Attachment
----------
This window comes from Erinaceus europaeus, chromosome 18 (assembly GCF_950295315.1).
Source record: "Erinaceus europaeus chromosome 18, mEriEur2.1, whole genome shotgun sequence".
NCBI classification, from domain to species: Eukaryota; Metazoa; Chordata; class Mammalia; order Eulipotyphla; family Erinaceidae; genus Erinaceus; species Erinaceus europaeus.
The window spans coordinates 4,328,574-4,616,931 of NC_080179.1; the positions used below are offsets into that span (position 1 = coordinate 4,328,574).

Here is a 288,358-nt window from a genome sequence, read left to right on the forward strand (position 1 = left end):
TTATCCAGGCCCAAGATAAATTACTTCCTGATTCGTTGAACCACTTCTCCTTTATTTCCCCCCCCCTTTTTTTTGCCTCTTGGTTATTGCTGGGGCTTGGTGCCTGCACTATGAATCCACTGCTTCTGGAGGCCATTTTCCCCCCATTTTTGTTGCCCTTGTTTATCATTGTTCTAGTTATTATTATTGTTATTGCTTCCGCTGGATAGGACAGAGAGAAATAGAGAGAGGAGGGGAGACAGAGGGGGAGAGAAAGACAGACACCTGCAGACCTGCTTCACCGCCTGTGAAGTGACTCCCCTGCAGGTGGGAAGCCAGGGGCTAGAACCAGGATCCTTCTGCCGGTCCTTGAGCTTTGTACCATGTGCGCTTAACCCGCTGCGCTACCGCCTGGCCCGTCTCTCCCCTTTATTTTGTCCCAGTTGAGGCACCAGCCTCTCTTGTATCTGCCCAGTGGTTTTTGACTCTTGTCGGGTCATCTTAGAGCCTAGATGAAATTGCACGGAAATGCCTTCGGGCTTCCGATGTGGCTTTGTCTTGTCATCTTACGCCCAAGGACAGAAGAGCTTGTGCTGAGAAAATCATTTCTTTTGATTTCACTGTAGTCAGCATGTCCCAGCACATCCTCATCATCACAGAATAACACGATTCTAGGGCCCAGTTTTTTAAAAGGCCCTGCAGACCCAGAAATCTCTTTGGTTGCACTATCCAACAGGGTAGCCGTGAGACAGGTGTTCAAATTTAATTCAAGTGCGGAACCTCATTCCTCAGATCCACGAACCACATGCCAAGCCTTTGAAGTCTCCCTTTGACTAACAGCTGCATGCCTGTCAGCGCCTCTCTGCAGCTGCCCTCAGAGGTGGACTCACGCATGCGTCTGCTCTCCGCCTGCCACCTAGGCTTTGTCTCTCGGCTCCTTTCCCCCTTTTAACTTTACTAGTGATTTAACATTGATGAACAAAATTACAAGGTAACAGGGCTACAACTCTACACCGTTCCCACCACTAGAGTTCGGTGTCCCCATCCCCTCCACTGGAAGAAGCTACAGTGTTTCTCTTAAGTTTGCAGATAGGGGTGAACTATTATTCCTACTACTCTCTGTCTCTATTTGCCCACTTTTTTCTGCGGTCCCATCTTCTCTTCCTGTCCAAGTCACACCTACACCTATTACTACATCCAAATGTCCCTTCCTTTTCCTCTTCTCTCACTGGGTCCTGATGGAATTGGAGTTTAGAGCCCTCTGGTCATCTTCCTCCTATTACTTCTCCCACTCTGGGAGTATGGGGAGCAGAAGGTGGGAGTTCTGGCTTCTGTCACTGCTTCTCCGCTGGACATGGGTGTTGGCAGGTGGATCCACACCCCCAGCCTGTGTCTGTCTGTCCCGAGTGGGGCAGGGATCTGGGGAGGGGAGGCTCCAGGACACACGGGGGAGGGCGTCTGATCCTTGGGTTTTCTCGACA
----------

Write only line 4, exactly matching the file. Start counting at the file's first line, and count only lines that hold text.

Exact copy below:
The window spans coordinates 4,328,574-4,616,931 of NC_080179.1; the positions used below are offsets into that span (position 1 = coordinate 4,328,574).